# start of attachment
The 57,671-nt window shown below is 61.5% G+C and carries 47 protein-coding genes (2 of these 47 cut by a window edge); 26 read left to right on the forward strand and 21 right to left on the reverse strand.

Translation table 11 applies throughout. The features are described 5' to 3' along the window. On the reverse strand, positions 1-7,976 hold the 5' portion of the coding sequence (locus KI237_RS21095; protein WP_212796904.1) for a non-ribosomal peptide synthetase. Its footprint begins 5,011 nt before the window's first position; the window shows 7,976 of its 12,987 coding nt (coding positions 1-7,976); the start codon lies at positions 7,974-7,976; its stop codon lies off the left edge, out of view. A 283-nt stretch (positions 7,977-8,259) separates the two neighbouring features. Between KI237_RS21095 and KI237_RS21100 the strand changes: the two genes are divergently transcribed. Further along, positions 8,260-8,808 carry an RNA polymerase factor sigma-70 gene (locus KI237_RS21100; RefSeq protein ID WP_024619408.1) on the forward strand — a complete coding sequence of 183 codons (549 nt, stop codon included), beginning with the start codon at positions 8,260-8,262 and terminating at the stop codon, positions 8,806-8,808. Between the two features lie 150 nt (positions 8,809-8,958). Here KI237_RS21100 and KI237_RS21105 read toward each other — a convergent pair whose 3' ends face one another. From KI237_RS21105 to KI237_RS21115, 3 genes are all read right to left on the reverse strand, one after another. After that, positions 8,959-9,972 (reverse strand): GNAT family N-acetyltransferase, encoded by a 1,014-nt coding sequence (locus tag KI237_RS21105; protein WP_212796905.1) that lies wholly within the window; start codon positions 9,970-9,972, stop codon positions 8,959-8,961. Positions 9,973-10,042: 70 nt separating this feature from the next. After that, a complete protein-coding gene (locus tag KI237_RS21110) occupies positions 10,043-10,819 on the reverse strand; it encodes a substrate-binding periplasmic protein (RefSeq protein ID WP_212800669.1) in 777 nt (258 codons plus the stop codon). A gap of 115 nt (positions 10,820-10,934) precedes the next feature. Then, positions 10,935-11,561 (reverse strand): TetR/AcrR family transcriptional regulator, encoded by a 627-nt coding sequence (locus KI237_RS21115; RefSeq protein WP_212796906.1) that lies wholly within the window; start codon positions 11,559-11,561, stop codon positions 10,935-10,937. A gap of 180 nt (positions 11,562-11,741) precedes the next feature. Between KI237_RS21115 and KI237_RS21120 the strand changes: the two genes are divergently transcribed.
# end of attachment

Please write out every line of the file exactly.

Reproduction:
The 57,671-nt window shown below is 61.5% G+C and carries 47 protein-coding genes (2 of these 47 cut by a window edge); 26 read left to right on the forward strand and 21 right to left on the reverse strand.

Translation table 11 applies throughout. The features are described 5' to 3' along the window. On the reverse strand, positions 1-7,976 hold the 5' portion of the coding sequence (locus KI237_RS21095; protein WP_212796904.1) for a non-ribosomal peptide synthetase. Its footprint begins 5,011 nt before the window's first position; the window shows 7,976 of its 12,987 coding nt (coding positions 1-7,976); the start codon lies at positions 7,974-7,976; its stop codon lies off the left edge, out of view. A 283-nt stretch (positions 7,977-8,259) separates the two neighbouring features. Between KI237_RS21095 and KI237_RS21100 the strand changes: the two genes are divergently transcribed. Further along, positions 8,260-8,808 carry an RNA polymerase factor sigma-70 gene (locus KI237_RS21100; RefSeq protein ID WP_024619408.1) on the forward strand — a complete coding sequence of 183 codons (549 nt, stop codon included), beginning with the start codon at positions 8,260-8,262 and terminating at the stop codon, positions 8,806-8,808. Between the two features lie 150 nt (positions 8,809-8,958). Here KI237_RS21100 and KI237_RS21105 read toward each other — a convergent pair whose 3' ends face one another. From KI237_RS21105 to KI237_RS21115, 3 genes are all read right to left on the reverse strand, one after another. After that, positions 8,959-9,972 (reverse strand): GNAT family N-acetyltransferase, encoded by a 1,014-nt coding sequence (locus tag KI237_RS21105; protein WP_212796905.1) that lies wholly within the window; start codon positions 9,970-9,972, stop codon positions 8,959-8,961. Positions 9,973-10,042: 70 nt separating this feature from the next. After that, a complete protein-coding gene (locus tag KI237_RS21110) occupies positions 10,043-10,819 on the reverse strand; it encodes a substrate-binding periplasmic protein (RefSeq protein ID WP_212800669.1) in 777 nt (258 codons plus the stop codon). A gap of 115 nt (positions 10,820-10,934) precedes the next feature. Then, positions 10,935-11,561 (reverse strand): TetR/AcrR family transcriptional regulator, encoded by a 627-nt coding sequence (locus KI237_RS21115; RefSeq protein WP_212796906.1) that lies wholly within the window; start codon positions 11,559-11,561, stop codon positions 10,935-10,937. A gap of 180 nt (positions 11,562-11,741) precedes the next feature. Between KI237_RS21115 and KI237_RS21120 the strand changes: the two genes are divergently transcribed.